Just a few weeks later, on the 22nd of September, the discourse on a piece about Nastia, another highly successful artist, was similarly suspended. Nastia is widely criticized for her public engagement in which she often complains about inevitable shortcomings of the DJ lifestyle she’s chosen to pursue. As the article observed, “despite being a successful international DJ she suffers from imposter syndrome, which sometimes manifests in ways that irritate sections of the dance music community.” The syndromal symptoms provided almost the entirety of the material upon which the piece — comically entitled Battling demons — was based. Nastia waxed poetic about how and why she resents practically everything with which she’s strongly associated: from the video of her playing which broke her to the size and number of gigs which she now plays as a consequence. Considering the article consisted of little more than its subject criticizing the opportunities which led to the feature being written, it’s unsurprising that the large majority of comments were equally critical in tone.  


The comments ranged from comedic, “I hate that I have to make functional business calls at my office. It’s not really my style at all. I’m much more at home in a smaller setting making leftfield and experimental prank calls,” to more serious, “OK so play fewer shows, practice, meditate. She literally provides the answers to her problems but doesn't follow through. You can’t have it both ways.” Apart from the unfortunately common tendency of comparing her exclusively to female colleagues, there was nothing overtly gendered about the conversation. The subject wasn’t explicitly broached until Saoirse (pronounced Ser-sha, like inertia), a former RA employee and rising DJ who frequently participates in community discussions, characterized the commenters as “mansplainers”, and ultimately as “abusive” ones when defending her claim.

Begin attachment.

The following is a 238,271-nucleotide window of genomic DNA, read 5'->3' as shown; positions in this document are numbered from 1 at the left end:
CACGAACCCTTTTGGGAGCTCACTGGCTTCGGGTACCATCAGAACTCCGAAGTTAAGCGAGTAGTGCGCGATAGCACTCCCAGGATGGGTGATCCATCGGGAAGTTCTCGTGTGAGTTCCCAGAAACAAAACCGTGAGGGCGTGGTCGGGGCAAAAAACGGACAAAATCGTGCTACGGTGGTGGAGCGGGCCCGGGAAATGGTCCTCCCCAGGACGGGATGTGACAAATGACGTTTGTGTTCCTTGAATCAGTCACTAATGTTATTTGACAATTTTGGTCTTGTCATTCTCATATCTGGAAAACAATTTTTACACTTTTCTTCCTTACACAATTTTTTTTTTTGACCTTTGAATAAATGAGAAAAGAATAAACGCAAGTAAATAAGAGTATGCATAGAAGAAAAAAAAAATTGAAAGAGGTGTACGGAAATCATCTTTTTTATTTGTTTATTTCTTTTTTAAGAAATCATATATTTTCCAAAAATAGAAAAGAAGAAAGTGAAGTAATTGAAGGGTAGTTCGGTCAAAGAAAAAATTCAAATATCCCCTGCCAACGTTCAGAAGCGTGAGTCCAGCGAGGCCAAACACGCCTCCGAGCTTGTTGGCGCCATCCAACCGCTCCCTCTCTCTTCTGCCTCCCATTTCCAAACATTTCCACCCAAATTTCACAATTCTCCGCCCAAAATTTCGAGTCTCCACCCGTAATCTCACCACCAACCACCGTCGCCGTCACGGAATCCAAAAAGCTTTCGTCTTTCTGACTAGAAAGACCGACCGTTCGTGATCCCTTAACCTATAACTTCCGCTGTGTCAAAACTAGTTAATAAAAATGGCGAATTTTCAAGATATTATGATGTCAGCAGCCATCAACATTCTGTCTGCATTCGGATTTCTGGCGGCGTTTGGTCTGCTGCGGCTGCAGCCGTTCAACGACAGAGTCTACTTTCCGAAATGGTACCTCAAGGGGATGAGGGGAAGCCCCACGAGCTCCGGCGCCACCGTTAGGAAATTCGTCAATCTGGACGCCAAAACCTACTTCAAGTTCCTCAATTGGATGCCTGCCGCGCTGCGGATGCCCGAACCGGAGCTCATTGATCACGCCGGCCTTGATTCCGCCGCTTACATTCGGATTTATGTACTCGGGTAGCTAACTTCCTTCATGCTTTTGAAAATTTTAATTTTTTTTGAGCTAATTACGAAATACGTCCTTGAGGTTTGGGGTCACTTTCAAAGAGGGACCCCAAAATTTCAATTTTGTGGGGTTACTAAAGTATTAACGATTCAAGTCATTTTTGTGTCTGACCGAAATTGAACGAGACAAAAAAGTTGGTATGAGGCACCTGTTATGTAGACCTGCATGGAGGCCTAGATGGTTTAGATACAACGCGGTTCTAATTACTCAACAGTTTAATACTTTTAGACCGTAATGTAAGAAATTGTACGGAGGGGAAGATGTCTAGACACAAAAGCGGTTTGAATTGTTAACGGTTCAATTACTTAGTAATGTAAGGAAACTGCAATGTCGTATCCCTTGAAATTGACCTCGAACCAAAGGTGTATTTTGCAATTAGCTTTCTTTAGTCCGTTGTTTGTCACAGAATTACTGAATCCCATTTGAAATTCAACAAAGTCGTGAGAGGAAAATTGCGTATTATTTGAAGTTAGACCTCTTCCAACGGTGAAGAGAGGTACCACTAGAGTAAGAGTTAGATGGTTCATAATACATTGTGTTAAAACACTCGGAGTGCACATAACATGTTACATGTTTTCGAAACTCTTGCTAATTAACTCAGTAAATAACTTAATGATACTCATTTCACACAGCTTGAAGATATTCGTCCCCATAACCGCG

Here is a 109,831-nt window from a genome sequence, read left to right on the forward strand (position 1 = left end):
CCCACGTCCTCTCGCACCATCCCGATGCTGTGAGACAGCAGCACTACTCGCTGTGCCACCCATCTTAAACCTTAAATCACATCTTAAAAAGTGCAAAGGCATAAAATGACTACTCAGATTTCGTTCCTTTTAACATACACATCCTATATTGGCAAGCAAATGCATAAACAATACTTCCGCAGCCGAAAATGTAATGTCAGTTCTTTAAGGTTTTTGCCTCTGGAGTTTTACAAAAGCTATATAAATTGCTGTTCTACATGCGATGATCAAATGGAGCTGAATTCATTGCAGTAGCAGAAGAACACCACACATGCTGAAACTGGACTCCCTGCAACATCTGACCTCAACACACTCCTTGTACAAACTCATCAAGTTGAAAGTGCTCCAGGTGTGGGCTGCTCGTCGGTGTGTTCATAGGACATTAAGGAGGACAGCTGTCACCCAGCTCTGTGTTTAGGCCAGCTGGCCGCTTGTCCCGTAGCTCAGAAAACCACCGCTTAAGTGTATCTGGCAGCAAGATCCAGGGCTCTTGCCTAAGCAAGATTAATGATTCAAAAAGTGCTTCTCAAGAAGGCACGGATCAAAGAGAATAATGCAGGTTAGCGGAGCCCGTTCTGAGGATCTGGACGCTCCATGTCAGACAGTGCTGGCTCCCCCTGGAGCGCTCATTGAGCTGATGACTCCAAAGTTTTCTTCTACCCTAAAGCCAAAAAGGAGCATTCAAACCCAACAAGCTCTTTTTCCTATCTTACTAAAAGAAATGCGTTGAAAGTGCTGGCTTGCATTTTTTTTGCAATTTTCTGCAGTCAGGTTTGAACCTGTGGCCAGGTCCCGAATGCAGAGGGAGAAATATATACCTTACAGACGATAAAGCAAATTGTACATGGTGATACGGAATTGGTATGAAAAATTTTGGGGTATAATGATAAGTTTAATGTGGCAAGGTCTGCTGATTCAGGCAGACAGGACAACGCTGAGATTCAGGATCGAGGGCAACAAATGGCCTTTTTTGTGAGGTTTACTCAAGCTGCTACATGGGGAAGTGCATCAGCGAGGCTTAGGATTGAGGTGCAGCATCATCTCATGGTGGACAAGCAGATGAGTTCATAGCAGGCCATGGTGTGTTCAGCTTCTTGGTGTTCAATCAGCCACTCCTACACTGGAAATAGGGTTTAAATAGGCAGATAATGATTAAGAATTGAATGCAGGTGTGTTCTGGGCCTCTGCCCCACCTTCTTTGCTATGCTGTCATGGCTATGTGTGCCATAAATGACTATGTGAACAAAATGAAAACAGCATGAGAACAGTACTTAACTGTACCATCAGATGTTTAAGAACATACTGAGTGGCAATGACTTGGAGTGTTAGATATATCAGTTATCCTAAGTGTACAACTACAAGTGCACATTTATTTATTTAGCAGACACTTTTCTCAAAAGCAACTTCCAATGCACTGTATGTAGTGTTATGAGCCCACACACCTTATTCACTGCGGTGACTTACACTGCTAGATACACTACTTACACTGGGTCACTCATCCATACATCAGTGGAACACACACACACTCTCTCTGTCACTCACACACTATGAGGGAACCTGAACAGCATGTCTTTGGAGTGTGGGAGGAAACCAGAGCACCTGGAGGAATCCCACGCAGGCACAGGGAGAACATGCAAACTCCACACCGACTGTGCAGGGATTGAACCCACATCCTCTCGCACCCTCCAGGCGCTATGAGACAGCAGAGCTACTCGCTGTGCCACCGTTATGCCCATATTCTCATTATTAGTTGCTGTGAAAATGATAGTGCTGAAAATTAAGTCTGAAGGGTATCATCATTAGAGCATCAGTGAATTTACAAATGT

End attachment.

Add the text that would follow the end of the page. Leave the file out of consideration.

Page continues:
User comment on RA's feature, 'Nastia: Battling demons'


Early into the conversation, a few prescient users realized how it would ultimately conclude. “Comments will be closed due to the sensitive nature of Nastia”, quipped one. Another, more radically, suggested “If the comments get locked RA is like communist North Korea!” Saoirse took no exception with the idea however. According to her, “the whole point of turning off comments is because RA is genuinely sick of men […] jumping on any chance they get to intrude the comments section with vitoral [sic] on features about female artists.” She continued, “this isn’t about men vs women it’s about men attacking women.” It seems the apple doesn’t fall too far from the tree, as the comments were removed by RA within 45 minutes of her post.